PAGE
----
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Questions to Ask when Considering Psychotropic Medication for Someone with Dementia

Personality and behavioral changes caused by dementia can be challenging for the people who provide care. Medications may be able to help alleviate the symptoms. It’s important to ask questions and understand how the medications work before deciding to try them.

Considering Medication

  1. What problems are you having with the person with dementia that you are trying to relieve?
  2. Is this patient posing a danger to themselves, staff or other residents/patients?
  3. What are the possible treatment options for these problems?
  4. Have all other causes been ruled out that may be causing these problems like infections or side effects from current medications?
  5. Who can help me understand non-medication ways to relieve these problems?


  1. What is this medicine for? How will it help? How does it work?
  2. If the medication is an anti-psychotic, why there is a “black box” warning about giving this medication to someone who is elderly?
  3. If a doctor refuses to give a medicine due to a “black box” warning, ask about other choices. What alternative treatments are there for this behavior/problem?
  4. Is this medication recommended for a person with this kind of dementia? (Different medications work best with different types of dementia.)
  5. Is this medication covered by insurance? How much is the monthly cost for it? Are there programs to help with the cost? Does the patient’s health insurance have this medication on their drug formulary? Is there a difference in the generic and name brand forms of this medication?

Side Effects

  1. What are the side effects I should be watching out for? What are the risks?
  2. Does this medicine have any interaction problems with any of the other medications the patient is taking?
  3. Are there any dietary restrictions I should know about for someone taking this medication? Are there other restrictions to be aware of, such as limiting sunlight? Are there any complications if combined with alcohol? Does it cause weight gain?
  4. Does it need to be given on an empty stomach or with food?

Monitoring the Medication

  1. How long does it take for it to take effect? How will I know if it is working? I understand that the medication’s effectiveness varies depending on the person. How do you decide which one to prescribe?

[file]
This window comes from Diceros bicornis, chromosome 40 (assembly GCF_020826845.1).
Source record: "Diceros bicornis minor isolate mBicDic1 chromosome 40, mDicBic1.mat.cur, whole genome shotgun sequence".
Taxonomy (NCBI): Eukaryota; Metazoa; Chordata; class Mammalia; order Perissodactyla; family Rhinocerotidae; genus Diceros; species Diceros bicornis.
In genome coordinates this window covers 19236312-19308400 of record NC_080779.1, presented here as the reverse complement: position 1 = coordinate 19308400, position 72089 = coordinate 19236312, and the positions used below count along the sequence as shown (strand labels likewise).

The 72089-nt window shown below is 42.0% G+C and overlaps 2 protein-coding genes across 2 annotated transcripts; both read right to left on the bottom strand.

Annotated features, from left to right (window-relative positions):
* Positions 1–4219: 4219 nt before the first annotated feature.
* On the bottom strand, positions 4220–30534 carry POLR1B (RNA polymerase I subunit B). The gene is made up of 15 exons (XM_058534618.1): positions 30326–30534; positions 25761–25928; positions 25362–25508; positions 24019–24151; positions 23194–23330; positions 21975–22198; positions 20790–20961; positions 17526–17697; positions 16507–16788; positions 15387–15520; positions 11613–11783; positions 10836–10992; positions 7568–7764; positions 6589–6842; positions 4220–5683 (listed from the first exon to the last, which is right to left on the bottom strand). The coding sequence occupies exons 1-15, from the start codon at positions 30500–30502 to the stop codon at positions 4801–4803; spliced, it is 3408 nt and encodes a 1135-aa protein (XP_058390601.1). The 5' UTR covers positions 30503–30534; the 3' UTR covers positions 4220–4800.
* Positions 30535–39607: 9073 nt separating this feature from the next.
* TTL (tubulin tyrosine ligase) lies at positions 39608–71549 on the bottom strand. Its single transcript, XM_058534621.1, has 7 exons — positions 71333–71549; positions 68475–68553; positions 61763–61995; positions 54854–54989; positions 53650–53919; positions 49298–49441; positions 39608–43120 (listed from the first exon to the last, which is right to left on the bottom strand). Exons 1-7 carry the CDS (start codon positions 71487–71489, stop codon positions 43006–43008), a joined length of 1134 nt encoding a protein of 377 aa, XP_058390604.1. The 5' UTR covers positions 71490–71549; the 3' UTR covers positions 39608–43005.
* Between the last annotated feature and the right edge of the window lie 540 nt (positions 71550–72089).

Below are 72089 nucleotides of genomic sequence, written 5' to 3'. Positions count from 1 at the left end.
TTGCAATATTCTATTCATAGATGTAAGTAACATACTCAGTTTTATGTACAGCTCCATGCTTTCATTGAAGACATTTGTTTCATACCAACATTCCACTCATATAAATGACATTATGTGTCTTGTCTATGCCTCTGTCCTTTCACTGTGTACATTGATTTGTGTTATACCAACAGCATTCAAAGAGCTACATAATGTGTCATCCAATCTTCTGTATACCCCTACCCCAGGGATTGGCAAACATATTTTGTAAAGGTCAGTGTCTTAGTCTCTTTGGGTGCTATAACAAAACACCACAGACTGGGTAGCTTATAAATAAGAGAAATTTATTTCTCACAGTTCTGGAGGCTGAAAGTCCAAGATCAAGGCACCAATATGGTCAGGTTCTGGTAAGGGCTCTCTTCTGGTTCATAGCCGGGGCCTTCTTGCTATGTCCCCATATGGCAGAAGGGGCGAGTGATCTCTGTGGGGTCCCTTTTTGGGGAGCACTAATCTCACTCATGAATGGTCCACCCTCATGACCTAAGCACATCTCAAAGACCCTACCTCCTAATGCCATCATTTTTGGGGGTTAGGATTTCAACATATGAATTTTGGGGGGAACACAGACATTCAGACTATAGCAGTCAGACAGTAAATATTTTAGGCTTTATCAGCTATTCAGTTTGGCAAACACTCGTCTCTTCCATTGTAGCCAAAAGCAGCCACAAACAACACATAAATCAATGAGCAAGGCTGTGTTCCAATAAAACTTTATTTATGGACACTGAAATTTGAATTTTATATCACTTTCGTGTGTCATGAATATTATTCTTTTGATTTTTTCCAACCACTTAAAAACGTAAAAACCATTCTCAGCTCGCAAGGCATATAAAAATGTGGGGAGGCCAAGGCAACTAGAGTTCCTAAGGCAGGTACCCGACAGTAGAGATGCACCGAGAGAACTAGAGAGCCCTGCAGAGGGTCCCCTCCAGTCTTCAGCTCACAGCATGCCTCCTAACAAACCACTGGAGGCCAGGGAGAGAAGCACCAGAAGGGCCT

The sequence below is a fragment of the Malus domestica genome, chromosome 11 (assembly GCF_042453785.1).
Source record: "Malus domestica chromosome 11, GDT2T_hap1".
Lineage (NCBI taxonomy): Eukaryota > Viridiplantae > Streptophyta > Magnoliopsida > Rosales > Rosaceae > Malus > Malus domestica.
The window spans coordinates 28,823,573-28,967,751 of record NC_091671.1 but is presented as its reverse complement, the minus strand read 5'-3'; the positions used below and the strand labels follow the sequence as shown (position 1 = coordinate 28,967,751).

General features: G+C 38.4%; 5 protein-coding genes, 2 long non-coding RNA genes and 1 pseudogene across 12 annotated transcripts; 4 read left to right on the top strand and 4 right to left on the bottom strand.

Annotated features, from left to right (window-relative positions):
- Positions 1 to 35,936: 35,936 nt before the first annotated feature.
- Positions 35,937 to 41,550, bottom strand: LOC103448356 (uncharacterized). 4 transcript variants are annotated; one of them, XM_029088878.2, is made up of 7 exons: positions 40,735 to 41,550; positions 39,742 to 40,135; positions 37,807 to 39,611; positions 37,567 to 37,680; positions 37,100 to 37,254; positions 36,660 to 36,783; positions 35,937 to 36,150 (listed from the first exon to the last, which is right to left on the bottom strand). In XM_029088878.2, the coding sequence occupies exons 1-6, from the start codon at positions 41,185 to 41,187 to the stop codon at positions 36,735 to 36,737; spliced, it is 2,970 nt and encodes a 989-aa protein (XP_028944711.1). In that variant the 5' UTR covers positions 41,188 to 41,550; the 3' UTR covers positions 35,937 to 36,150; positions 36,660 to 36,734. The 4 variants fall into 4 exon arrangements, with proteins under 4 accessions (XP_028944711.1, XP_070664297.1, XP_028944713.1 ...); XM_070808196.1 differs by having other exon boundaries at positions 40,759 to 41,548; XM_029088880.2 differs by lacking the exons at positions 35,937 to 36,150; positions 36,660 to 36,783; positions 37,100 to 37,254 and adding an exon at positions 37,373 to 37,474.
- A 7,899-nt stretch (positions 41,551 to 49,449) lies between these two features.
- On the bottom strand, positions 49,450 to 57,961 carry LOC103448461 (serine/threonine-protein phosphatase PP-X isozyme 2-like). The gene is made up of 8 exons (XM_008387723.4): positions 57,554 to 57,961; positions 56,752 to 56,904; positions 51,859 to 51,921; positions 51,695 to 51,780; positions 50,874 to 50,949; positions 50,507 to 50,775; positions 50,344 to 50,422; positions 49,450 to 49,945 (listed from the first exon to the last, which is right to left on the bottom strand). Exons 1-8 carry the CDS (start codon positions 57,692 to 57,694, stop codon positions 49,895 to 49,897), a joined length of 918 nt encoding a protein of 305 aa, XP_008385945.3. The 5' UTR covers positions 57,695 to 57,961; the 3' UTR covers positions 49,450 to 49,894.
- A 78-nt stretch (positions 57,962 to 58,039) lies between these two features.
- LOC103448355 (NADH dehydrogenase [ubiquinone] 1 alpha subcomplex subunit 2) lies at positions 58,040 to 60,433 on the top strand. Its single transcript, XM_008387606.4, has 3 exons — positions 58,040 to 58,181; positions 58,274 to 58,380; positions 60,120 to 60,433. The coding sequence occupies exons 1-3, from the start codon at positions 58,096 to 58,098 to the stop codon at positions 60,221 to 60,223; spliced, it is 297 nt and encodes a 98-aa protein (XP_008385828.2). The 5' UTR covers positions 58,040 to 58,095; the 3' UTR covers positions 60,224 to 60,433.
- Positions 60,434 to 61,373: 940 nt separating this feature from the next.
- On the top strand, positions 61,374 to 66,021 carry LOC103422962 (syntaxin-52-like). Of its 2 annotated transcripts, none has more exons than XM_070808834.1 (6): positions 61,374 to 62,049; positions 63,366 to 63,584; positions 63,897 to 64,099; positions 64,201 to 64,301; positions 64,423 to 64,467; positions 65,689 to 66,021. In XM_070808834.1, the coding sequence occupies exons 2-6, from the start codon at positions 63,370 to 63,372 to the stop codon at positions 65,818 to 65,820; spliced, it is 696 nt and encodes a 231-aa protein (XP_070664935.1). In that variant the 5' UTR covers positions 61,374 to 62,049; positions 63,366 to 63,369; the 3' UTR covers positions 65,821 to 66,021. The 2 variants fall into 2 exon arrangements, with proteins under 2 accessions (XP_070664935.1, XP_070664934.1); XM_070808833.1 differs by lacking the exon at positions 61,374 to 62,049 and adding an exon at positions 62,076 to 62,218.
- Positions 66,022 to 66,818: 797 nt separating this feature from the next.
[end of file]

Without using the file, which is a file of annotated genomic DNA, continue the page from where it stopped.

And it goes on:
2. Will you start with a small dose and increase it gradually or start with a full dose? Why or why not?
  3. If the medication works for a while and then stops working, what are the next steps? Should we increase the dose or change the medication? What are the alternatives?
  4. If the medicine does not work, does the patient have to be weaned off it or can I just stop giving it?

Administering the Medication

  1. What if the person with dementia won’t take it every day? Does it work if not taken consistently? What if they are reluctant to take any medication and think that pills are being given to poison them? What if they consistently hide the pill under their tongue?
  2. What should I tell the patient the medicine is for? If they hear it is for depression or anxiety, they may not understand the reason they are taking it.
  3. The person with dementia has trouble swallowing pills. Does this medication come in any other form, such as liquid, suppositories or patches? Are there long acting varieties? Or is it better to dose several times during the day?
  4. Does it matter what time of day the medicine is given? If it is for sundowning, should it be given in the afternoon? If it is for sleep, should it be given only at night? I want to keep the person as alert as possible during the day. If the medicine makes them sleepy, even if it is not for sleep, what time should I give it to them?